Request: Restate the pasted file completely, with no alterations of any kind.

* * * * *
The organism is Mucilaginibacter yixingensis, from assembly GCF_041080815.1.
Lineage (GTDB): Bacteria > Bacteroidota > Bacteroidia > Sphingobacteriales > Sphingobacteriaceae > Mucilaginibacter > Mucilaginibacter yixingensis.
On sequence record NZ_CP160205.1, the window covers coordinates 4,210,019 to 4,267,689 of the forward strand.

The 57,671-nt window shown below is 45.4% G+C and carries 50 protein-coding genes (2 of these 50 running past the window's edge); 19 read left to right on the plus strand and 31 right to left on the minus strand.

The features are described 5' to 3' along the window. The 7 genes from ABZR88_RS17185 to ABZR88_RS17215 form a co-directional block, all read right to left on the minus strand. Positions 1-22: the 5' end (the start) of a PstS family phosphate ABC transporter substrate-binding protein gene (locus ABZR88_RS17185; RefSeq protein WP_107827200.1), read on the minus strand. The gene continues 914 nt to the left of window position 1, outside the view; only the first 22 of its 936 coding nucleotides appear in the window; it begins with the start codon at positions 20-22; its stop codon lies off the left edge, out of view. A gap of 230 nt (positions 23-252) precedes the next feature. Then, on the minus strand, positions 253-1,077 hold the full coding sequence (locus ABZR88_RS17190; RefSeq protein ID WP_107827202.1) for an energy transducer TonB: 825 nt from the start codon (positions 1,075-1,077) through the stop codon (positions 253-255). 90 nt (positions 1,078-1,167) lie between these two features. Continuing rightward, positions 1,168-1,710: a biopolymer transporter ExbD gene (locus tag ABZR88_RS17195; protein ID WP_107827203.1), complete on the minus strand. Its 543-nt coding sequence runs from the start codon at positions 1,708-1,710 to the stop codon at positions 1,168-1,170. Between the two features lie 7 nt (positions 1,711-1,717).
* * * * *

The organism is Mucilaginibacter yixingensis, from assembly GCF_041080815.1.
Lineage (GTDB): Bacteria > Bacteroidota > Bacteroidia > Sphingobacteriales > Sphingobacteriaceae > Mucilaginibacter > Mucilaginibacter yixingensis.
On sequence record NZ_CP160205.1, the window covers coordinates 4,210,019 to 4,267,689 of the forward strand.

The 57,671-nt window shown below is 45.4% G+C and carries 50 protein-coding genes (2 of these 50 running past the window's edge); 19 read left to right on the plus strand and 31 right to left on the minus strand.

The features are described 5' to 3' along the window. The 7 genes from ABZR88_RS17185 to ABZR88_RS17215 form a co-directional block, all read right to left on the minus strand. Positions 1-22: the 5' end (the start) of a PstS family phosphate ABC transporter substrate-binding protein gene (locus ABZR88_RS17185; RefSeq protein WP_107827200.1), read on the minus strand. The gene continues 914 nt to the left of window position 1, outside the view; only the first 22 of its 936 coding nucleotides appear in the window; it begins with the start codon at positions 20-22; its stop codon lies off the left edge, out of view. A gap of 230 nt (positions 23-252) precedes the next feature. Then, on the minus strand, positions 253-1,077 hold the full coding sequence (locus ABZR88_RS17190; RefSeq protein ID WP_107827202.1) for an energy transducer TonB: 825 nt from the start codon (positions 1,075-1,077) through the stop codon (positions 253-255). 90 nt (positions 1,078-1,167) lie between these two features. Continuing rightward, positions 1,168-1,710: a biopolymer transporter ExbD gene (locus tag ABZR88_RS17195; protein ID WP_107827203.1), complete on the minus strand. Its 543-nt coding sequence runs from the start codon at positions 1,708-1,710 to the stop codon at positions 1,168-1,170. Between the two features lie 7 nt (positions 1,711-1,717).